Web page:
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Physiology of GIT

Chapter No=62

By
Dr. Mudassar Ali Roomi (MBBS, M.Phil.)
Assistant Professor Physiology
GIT
Function: The GI tract provides a continuous
supply of water, nutrients and electrolytes to the
body.
To achieve this target we need:
1. Movement (Motility)
2. Secretion of glands
3. Absorption of nutrients
4. Circulation of blood (splanchnic circulation)
5. Control of all these functions (nervous and
hormonal)
Two Types of Digetsive Systems
Incomplete digestive
system
One-way, saclike
digestive cavity
Complete digestive
system
A tube with an
opening at each end
Major Components of GIT
Mouth (oral cavity)
Pharynx (throat)
Esophagus (food pipe)
Gut
Stomach
Small intestine
Duodenum
jejunum
ileum
Large intestine
Cecum
appendix
colon
Rectum
Anus
Accessory Organs
Salivary glands (sublingual, submandibular and parotid
glands)
Secrete saliva.
Pancreas:
Secretes digestive enzymes.
Liver:
Secretes bile.
Gallbladder:
Stores and concentrates the bile.

Typical cross section of intestine
A typical cross section
shows:
1. Mucosa.
2. Submucosa.
3. Muscularis externa:
Circular muscle layer.
Longitudinal muscle
layer.
4. Serosa.
Mucosa: First Layer (innermost layer)
Mucosa= epithelium and
lamina propria
Small amount of smooth
muscle (muscularis
mucosae) is also present
Lumen: passageway.
Epithelium may have
mucus secreting glands
(also secrete digestive
enzymes)
Secretes and absorbs.
Second Layer: Submucosa
Contains loose
Connective Tissue.
Contains Glands, blood
vessels, lymphatics and
nerves.
Carries away absorbed
materials.
Third Layer: Muscularis externa
Provides the tube
movements (peristalsis)
Has two coats of
smooth muscle tissue:
Inner Circular fibers
(increase and decrease
tube diameter)
Outer Longitudinal fibers
(lengthen and shorten
the tube)
Fourth Layer: Serosa (serous layer)
Outer covering of the
tube.
Visceral peritoneum.
Secretes serous fluid to
keep the outside of the
organs lubricated and
moist, thus performs a
protective function.
Neural Control of the GI Function
Neural Controls:
Extrinsic (3)
Parasympathetic.
Sympathetic.
Somatic.
Intrinsic (2)
Myenteric plexus.
Submucosal plexus.

SANS and PANS
modulate the enteric
nervous system as
opposed to directly
controlling the smooth
muscle of the bowel.

Extrinsic control
Autonomic Neural Pathways:
Parasympathetics


Upper/Cranial via Vagus nerve:
Innervates the upper segments of GI tract to Splenic flexure
along with the pancreas.
Lower/Sacral via Pelvic Splanchnic nerves (nervi erigentes)
S2-S4 to the descending colon, rectum and anus.
Post Ganglionic Neurons:
Located mainly in the Myenteric and Submucosal plexuses.
Neurotransmitter:
Acetylcholine.
Function:
Stimulates GI secretion, motor activity.
Relaxes sphincters

Extrinsic control
Autonomic Neural Pathways:
Sympathetics


Fibers originate in the spinal cord between segments T-5 and L-2.
Preganglionic fibers enter the Sympathetic chains, then pass on to
Coeliac and Mesenteric ganglia (PREVERTEBRAL ganglia)
Post Ganglionic Fibers:
They originate in these ganglia and pass on to all parts of the GIT
through sympathetic nerves.
Neurotransmitter:
Norepinephrine.
Some amounts of Epinephrine.
Function:
Inhibition of GI secretion, motor activity.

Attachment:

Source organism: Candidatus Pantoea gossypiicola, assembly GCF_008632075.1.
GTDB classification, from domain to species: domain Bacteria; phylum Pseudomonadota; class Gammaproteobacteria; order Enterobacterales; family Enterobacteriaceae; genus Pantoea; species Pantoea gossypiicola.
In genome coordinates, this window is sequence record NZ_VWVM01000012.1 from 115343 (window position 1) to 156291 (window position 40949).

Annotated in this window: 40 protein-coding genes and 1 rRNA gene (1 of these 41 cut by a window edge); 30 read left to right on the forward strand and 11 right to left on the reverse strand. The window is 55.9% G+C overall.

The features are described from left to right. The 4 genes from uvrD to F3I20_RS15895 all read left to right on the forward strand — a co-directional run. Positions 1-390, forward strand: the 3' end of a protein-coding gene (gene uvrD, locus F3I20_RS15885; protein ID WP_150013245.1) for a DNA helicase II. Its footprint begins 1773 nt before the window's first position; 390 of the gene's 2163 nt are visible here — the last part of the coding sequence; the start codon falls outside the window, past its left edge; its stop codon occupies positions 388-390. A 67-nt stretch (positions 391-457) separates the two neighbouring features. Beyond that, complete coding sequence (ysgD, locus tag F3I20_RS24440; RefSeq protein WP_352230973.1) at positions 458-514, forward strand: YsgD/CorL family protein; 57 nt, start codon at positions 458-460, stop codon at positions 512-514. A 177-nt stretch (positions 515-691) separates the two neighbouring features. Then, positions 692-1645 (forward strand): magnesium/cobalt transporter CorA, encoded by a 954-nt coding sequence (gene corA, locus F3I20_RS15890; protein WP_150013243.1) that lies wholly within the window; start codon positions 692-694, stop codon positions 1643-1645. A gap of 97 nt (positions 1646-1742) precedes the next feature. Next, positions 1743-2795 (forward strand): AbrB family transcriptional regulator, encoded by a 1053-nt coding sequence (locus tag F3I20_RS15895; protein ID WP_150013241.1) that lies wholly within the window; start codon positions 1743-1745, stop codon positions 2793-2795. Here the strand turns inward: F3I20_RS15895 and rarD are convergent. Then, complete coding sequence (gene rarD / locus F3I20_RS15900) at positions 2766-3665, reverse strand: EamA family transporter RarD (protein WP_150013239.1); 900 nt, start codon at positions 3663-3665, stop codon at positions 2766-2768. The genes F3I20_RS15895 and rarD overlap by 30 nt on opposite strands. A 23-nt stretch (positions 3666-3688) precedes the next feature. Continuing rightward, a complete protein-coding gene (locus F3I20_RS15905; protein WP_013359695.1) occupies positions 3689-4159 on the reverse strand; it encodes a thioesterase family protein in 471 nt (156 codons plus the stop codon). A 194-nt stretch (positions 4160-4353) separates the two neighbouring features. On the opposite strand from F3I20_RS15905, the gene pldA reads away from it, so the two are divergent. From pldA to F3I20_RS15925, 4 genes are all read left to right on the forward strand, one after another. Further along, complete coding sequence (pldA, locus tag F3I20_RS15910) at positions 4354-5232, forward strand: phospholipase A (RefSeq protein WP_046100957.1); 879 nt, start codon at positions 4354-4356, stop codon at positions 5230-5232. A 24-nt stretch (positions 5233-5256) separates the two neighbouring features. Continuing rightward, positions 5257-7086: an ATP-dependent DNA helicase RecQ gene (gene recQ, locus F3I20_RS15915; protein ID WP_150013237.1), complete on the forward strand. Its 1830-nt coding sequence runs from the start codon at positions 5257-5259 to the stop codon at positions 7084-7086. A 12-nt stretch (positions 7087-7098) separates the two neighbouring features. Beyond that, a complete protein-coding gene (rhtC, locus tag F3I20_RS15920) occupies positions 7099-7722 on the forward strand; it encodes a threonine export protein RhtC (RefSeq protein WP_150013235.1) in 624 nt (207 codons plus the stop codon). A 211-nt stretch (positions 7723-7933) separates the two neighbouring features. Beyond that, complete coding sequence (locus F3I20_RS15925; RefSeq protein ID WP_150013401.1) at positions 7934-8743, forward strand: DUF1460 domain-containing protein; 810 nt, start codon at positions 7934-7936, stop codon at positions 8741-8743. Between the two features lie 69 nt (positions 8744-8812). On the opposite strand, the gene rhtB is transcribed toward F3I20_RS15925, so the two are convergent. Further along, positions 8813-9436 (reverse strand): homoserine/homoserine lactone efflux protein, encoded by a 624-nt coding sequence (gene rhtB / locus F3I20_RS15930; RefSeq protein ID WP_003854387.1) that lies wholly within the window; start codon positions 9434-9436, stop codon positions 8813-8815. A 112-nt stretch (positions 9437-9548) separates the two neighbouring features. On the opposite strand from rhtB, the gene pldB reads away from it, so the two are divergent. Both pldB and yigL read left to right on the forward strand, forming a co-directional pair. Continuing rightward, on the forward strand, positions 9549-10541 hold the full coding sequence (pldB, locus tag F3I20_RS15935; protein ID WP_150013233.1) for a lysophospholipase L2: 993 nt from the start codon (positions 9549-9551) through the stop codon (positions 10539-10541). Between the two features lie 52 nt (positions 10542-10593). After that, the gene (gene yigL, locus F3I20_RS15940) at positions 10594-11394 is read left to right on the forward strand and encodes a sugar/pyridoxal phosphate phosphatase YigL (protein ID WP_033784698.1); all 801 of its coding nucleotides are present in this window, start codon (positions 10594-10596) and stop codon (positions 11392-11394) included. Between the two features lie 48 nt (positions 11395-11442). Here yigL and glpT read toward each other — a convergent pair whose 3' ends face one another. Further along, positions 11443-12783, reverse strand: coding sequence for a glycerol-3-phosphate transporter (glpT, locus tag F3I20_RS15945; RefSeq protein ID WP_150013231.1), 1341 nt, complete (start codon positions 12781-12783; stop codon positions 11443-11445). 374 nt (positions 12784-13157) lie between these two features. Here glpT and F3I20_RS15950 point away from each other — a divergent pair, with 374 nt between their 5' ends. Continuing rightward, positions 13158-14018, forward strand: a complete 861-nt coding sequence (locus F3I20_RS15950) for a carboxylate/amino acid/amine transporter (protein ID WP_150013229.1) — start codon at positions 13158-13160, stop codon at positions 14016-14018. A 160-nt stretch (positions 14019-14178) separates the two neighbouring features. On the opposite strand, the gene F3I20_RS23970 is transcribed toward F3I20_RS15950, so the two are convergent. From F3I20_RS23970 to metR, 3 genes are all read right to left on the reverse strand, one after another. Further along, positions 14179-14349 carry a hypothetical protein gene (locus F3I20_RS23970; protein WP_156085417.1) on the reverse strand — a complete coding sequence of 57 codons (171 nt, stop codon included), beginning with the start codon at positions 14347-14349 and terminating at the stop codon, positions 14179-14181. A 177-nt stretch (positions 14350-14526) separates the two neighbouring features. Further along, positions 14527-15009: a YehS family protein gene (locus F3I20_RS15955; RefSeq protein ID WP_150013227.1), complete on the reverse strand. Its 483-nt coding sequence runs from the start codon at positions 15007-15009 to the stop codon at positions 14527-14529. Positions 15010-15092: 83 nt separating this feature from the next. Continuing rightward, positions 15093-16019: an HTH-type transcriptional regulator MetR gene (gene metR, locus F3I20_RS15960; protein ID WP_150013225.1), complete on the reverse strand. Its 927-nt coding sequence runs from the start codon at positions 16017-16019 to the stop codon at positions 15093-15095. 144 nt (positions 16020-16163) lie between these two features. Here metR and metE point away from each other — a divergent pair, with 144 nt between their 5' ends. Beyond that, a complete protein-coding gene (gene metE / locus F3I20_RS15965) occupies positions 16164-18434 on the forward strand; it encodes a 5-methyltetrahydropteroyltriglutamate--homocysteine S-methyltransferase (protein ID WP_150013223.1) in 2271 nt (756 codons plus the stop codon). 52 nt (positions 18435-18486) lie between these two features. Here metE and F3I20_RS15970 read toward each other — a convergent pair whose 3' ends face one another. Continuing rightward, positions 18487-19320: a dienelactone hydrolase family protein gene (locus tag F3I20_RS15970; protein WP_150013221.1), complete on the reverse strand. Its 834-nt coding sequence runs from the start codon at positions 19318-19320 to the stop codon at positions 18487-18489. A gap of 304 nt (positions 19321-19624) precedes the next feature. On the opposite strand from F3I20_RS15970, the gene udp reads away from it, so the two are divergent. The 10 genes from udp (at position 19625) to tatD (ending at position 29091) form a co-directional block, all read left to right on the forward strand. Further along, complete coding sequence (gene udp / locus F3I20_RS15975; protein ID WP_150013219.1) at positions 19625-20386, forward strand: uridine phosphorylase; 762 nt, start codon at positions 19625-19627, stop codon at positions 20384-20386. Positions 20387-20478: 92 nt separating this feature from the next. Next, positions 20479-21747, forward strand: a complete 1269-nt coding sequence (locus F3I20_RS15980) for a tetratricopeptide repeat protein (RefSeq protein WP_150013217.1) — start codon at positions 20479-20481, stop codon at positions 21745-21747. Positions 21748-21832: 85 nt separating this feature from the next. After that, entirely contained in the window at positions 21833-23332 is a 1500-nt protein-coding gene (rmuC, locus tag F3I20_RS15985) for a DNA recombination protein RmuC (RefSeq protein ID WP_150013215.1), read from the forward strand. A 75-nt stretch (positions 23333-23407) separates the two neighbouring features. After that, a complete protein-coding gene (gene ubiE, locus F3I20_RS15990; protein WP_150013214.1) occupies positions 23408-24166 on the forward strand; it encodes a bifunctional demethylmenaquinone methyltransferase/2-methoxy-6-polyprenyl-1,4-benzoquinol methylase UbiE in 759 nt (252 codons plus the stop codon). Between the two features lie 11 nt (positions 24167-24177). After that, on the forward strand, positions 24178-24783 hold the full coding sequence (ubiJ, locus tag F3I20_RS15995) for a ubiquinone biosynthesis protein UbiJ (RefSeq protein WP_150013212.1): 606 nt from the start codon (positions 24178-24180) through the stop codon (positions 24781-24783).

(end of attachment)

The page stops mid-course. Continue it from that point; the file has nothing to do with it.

Contraction of GI sphincters and blood vessels.

Extrinsic control
Neural pathways:
Somatic fibers

Along Pudendal Nerve:
S2-S4.
External anal sphincter and the pelvic floor.

Intrinsic/ Enteric Nervous System:

Submucosal (Meissners)
plexus.
Myenteric (Auerbachs)
plexus.
Regulate segment-to-
segment movement of
the gastrointestinal
tract.
May be considered a 3
rd

part of the ANS.
Enteric Nervous System
Myenteric plexus (Auerbachs plexus):

Located between the
longitudinal and circular
layers of muscle in the wall
of the GIT.
Controls tonic and
rhythmic contractions.
Exerts control primarily
over digestive tract
motility.
Principal effects:
Increased tone.
Increased intensity of
contractions.
Increased rate of
contractions.
Increased velocity of
conduction.
Myenteric plexus (Auerbachs plexus):
It is not totally excitatory in nature.
Some of the neurons of the myenteric nervous
system secrete VIP. This is an inhibitory peptide.
These inhibitory signals are useful for controlling
the intestinal sphincters e.g. pyloric sphinter
Partially controlled by autonomic nervous
system.

Enteric Nervous System
Submucosal plexus (Meissners plexus)

Buried in the Submucosa.
Senses the environment
within the lumen.
Regulates GI blood flow.
Controls epithelial cell
function (local intestinal
secretion and absorption).
May be sparse or missing
in some parts of GI tract.
Partially controlled by
autonomic nervous
system.
Enteric Nervous System
Types of Neurons in the Enteric System:
1. Sensory neurons:
Chemoreceptors sensitive to acid, glucose and amino acids have
been demonstrated which, in essence, allow "tasting" of luminal
contents. Sensory receptors in muscle respond to stretch and
tension.
2. Motor neurons:
Control GI motility and secretion, and possibly
absorption.
3. Interneurons:
Largely responsible for integrating information from
sensory neurons and providing it to motor neurons.
Types of Enteric Neurotransmitters in enteric
neurons

Acetylcholine:
Excitatory
Stimulates smooth muscle contraction.
Increases intestinal secretions.
Releases enteric hormones.
Dilates the blood vessels.
Norepinephrine:
Derived from extrinsic sympathetic neurons.
Inhibits the GI activity.
Causes vasoconstriction
Others (some are excitatory some are inhibitory)
Adenosine tri phosphate (ATP), Serotonin, Dopamine,
Cholecystokinin, VIP, Somatostatin, Substance P,
Leu-enkephalin, Met-encephalin and Bombesin.
Electrical activity in the Smooth Muscle of GIT
Smooth muscle in the GIT is excitable.
Slow, intrinsic electrical activity takes place
along the membranes of this smooth muscle.
The GI smooth muscle acts as a functional syncytium.
Due to presence of Gap junctions.
Therefore, whenever an action potential is generated
within the muscle mass, it travels in all directions.

Electrical activity in GIT
The RMP is -50 to -55
mV. This can be
changed to different
levels to control the
motor activity of the
gut.
There are two types of
electrical waves:
Slow waves-
Spike potentials.

Slow Waves/ Basic Electrical Rhythm of the gut.
These are spontaneous,
rhythmic fluctuations in
the RMP between -55 to -
40 mV.
These are not true action
potentials, but are
localized/graded potential
They do not cause muscle
contraction in the GIT.
Frequency of slow waves
in different parts of gut:
3/ min in the body of the
stomach.